Throwing places high repetitive forces across the shoulder resulting in common patterns of injury. The most common site of injury in throwers is the upper extremity, and baseball/softball pitchers are at the greatest risk for sustaining a throwing injury to the shoulder. Traditional rehabilitation exercises for the shoulder are designed to increase the strength and endurance of the dynamic (muscular) stabilizers of the shoulder in an effort to protect the passive restraints (bone, ligaments, and joint capsule) from the high forces seen during throwing. Unfortunately, these exercises are unable to reproduce the extreme forces and torques seen at the shoulder and elbow during the act of throwing. Therefore, one must actually throw in order to train in the preseason, maintain during the off- and in-season, and return to play after an injury. Improper training, poor mechanics, or an acute event can all cause injury to the shoulder.
Whenever a throwing or overhead athlete presents with shoulder pain, they should be rested from throwing until proper diagnosis and treatment is successful in correcting the problem. For most conditions including impingement, rotator cuff tendonitis, posterior capsular tightness, strength imbalances, early internal impingement, and scapular dyskinesis, conservative treatment including physical therapy and correction of throwing mechanics is often successful.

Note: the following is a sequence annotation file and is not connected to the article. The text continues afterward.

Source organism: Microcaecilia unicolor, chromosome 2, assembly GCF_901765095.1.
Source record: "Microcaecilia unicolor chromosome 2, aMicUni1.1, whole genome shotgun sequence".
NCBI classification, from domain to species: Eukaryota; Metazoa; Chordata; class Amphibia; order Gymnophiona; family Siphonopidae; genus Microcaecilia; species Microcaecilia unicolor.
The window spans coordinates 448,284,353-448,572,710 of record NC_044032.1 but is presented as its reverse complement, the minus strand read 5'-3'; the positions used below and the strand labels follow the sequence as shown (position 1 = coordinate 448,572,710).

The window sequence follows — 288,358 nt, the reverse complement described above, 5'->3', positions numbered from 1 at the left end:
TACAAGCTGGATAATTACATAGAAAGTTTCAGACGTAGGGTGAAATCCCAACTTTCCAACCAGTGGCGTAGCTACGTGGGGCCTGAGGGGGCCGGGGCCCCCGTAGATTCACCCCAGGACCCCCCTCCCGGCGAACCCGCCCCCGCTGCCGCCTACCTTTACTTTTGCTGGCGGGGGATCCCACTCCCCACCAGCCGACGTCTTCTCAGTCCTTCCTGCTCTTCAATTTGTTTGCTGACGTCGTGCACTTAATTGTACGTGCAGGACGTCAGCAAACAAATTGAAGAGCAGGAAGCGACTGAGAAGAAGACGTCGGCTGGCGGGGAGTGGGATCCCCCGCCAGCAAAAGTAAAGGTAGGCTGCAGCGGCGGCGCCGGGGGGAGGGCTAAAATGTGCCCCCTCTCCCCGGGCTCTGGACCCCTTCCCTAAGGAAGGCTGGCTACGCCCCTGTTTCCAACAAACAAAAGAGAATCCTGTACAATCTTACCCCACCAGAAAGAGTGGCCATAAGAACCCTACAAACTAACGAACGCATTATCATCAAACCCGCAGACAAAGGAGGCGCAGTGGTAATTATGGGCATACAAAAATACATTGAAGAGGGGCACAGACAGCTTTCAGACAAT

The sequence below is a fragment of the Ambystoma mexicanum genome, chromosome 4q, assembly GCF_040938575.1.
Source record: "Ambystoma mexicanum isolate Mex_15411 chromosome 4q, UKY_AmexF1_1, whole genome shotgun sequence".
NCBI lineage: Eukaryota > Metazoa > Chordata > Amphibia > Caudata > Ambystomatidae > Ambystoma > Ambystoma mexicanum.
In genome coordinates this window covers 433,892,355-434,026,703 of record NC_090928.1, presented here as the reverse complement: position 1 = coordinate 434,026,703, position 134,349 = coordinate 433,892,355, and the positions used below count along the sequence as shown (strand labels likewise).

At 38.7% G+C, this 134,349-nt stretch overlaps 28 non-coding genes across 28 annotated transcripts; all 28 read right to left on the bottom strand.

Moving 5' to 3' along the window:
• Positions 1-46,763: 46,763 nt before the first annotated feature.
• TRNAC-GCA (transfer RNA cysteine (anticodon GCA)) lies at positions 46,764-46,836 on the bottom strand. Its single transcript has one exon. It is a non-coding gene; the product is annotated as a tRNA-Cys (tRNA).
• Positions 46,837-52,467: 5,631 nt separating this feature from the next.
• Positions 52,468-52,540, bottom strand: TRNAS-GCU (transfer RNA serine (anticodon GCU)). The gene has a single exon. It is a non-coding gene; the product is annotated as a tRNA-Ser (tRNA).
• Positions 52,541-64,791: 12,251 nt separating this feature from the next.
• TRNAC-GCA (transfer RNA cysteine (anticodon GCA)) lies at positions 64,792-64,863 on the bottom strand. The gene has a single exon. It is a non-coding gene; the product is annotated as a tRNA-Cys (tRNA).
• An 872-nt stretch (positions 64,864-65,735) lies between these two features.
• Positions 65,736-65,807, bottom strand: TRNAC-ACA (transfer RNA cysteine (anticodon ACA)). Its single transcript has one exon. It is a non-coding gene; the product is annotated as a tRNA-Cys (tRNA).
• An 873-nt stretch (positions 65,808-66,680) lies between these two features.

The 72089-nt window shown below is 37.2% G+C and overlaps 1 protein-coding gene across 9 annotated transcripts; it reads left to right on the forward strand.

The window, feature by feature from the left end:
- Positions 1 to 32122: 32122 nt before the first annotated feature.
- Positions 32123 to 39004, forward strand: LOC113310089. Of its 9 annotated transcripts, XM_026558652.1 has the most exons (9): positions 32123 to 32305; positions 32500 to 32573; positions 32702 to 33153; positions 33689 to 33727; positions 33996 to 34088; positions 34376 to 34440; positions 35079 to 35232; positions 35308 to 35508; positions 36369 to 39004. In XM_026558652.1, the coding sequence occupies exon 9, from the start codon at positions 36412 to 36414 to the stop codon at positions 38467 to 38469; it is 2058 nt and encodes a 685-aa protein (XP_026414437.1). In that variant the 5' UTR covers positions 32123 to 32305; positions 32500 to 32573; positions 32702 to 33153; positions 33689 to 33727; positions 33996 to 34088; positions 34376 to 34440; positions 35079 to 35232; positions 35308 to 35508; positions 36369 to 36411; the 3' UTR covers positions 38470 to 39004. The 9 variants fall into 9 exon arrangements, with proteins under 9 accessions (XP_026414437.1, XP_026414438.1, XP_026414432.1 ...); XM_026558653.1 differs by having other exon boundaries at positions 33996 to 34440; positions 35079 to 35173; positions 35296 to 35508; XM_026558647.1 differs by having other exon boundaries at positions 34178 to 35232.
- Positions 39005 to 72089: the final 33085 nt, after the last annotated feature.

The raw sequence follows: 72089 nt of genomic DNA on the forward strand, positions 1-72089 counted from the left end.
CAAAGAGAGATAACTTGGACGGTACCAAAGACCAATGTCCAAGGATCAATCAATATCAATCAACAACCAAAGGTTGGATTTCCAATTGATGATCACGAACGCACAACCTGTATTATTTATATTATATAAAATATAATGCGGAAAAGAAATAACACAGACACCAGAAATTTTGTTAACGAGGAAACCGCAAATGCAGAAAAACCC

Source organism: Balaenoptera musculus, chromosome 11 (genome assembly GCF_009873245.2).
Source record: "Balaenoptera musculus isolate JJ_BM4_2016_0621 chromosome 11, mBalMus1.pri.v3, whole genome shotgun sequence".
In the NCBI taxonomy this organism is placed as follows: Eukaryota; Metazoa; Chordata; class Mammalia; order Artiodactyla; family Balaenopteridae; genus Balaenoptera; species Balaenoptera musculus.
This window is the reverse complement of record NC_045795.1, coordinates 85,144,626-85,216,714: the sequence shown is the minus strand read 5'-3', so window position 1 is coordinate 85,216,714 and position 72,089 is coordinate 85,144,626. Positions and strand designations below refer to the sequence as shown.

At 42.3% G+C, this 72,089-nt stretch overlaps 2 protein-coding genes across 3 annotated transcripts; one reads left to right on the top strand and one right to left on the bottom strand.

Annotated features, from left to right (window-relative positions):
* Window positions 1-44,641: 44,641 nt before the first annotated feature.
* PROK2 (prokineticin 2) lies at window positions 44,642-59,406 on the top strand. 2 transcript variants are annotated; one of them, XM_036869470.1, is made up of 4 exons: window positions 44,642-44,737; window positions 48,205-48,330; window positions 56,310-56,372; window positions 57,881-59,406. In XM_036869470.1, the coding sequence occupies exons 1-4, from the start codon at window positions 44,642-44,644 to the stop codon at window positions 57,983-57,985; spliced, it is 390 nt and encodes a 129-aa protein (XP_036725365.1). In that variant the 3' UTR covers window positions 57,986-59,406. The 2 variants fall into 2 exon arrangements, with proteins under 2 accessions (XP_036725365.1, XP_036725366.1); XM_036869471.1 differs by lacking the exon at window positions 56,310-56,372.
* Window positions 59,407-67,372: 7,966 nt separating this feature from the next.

For stress injuries to the growth plate as occurs with Little League Shoulder, three to six weeks, sometimes up to three months, of rest from throwing is required followed by physical therapy and a gradual return to throwing. For structural injury to the labrum or rotator cuff, arthroscopic surgery is often needed to repair the pathology, following by physical therapy. After treatment of all shoulder throwing injuries, a gradual resumption of throwing activities with a strict interval throwing program is required to allow a safe and injury-free return.